They are blessed kids because all of their grandparents are fantastic and contribute in whatever way they can from sewing all the bedding on their cribs when they were born to story time via skype to visiting just because – they are awesome.  I sincerely rest at ease knowing that they are loved and cared for when they visit.  What I never anticipate is how much my every day life is morphed into theirs.  Today I considered what I should cook, what I felt like eating and even what I was going to watch on tv and everything still centered around them.

God spoke to me clearly this weekend.  My pastor pointed out the fact that restoration is a combination of rest and recuperation and then today as I flipped the channel I heard a pastor share that we should stop trying to be everyone’s hero especially when we have run out of gas.  I was reminded that it’s okay to say “I am tired or I don’t know or I don’t feel up to it right now.” In the message he urged us to take our capes off and just get some rest.  My pastor said the same thing in his message.  He shared from I Kings 19:1-8 that sometimes what we need is to rest.  It’s a very confirming thing to be reminded that although we are mothers and wives, we are also still human.  I seriously needed to hear that up close and personal and then be reminded again today so I won’t busy my much-needed “mom-cation” with unnecessary chores.  In the end I’ve got to remember that although I wear all the hats, my charge is still the same – guard the temple and steward it well.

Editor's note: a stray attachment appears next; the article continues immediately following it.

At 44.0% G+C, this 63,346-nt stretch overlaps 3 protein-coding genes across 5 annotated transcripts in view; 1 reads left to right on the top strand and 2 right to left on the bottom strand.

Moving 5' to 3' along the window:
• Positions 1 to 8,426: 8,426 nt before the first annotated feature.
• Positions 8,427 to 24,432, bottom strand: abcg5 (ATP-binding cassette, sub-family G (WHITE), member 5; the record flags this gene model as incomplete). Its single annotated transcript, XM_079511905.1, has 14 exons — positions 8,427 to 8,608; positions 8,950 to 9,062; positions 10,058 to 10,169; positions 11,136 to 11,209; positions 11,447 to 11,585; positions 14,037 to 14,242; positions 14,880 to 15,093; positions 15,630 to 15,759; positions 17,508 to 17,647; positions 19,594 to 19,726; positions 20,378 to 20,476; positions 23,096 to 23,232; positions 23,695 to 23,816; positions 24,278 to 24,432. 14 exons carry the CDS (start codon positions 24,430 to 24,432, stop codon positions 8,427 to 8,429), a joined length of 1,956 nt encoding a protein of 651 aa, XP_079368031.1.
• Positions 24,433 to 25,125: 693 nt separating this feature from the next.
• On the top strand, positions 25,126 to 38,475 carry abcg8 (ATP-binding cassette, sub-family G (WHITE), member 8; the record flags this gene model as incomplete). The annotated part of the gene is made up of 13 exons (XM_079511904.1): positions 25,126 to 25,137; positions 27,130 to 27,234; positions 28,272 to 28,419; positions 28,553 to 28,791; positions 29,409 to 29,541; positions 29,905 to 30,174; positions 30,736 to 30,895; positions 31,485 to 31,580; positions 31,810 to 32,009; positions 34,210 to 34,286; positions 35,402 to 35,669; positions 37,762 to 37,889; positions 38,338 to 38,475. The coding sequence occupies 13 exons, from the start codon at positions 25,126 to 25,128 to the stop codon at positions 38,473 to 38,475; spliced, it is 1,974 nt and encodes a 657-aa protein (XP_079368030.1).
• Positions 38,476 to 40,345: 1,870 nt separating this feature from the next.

If you are reading this and need some rest, here’s your confirmation in 3′s:  I am telling you, I heard it today on Christian TV and my pastor said it too.  Get the rest you need.

Lana Moline is an integral part of the Blackloveandmarriage.com writing team, freelance writer and poet who lives in Ft. Worth with her three kids and husband Emile. Married 11 years, both media professionals have vowed to maintain integrity in all aspects of print and broadcast journalism.Visit her atLana Moline Speaks.